>
      > the minute the water is in the boat, you sink.
      >
      > A multimillionaire may have numerous possessions
      >
      > but may not be attached to them, while a sadhu may
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      > be attached to his own water pot. It is not the
      >
      > thing in itself that binds us, it is our attachment to things.
      >
      >
      >
      > "God bless you. OM Shanti, Shanti, Shanti."
      >
      >
      >
      > For more by and about Swami Satchidananda:
      >
      > "It's not where you live or how much you possess; rather, it is how you live and how much you are being possessed by your possessions. You can have many things as long as you don't get possessed. The minute you allow them to possess you, you are doomed. A boat's duty is to stay in the water and carry people from one shore to the other shore. To do its job, the boat must be in the water, but the minute the water is in the boat, you sink. A multimillionaire may have numerous possessions but may not be attached to them, while a sadhu may be attached to his own water pot. It is not the thing in itself that binds us, it is our attachment to things.
      >
      >
      >
      > "God bless you. OM Shanti, Shanti, Shanti."
      >
    • medit8ionsociety
      The Right Thing How do you know if what you decide to do is the right thing? It s very simple. The right thing will not affect your health and happiness.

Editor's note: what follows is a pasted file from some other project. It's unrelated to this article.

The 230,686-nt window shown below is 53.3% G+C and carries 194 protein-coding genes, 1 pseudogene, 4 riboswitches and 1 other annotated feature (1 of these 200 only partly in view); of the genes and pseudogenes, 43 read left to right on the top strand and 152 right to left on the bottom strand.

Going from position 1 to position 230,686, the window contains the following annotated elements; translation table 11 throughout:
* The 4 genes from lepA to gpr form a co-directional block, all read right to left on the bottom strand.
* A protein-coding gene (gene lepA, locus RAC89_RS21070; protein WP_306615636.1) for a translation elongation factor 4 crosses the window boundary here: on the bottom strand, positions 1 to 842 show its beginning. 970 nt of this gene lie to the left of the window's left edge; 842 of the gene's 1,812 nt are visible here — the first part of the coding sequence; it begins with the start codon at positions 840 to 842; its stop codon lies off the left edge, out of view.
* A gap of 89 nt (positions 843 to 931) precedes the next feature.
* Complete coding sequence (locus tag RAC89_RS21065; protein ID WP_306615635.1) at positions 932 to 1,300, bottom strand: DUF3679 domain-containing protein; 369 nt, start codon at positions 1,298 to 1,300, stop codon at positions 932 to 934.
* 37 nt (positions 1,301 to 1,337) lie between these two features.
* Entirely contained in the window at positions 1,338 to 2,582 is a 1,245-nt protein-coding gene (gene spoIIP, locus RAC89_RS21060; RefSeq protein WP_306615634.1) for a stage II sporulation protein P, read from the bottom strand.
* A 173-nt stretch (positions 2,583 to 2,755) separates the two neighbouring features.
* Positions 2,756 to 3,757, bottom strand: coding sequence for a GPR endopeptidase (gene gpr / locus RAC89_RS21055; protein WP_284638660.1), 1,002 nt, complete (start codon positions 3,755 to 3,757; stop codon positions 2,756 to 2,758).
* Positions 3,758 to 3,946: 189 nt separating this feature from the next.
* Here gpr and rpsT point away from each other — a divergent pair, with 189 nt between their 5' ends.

Message 195 of 195 , Apr 16 4:18 AM
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        The Right Thing

        How do you know if what you decide to do is the right thing? It's very simple. The right thing will not affect your health and happiness. That's all. Anything that would affect your physical and mental peace, your health and happiness, is wrong. Anything. This might bring another question: "Suppose I want to help somebody who is troubled and that affects me. Should I do it or not?" If you are joyfully serving someone, even going through some pain doesn't affect you. You are still happy; you are simply using a little of your energy to help someone. You can't call that unhappiness.


        Sometimes when you help somebody, you feel depressed. Why is that? It is because you had expectations. "I am helping that person. The person should accept my help and get the benefit." When you don't see that person getting the benefit you expected, you get upset. That means it's not a selfless act, it's a selfish act. "I did something and I want a result."


        That doesn't mean there shouldn't be positive thoughts behind your actions. Certainly send your prayers, think about the welfare of the person. The difference is this: you want him to be happy of course, but you don't demand it. You are not attached to the outcome; you leave that up to God.


        In simple words, I would say an action without any selfish expectation whatsoever is a right action. Such an act will never disturb your mind or body.


        Om Shanti, Om Shanti, Om Shanti

        SwamiSatchidananda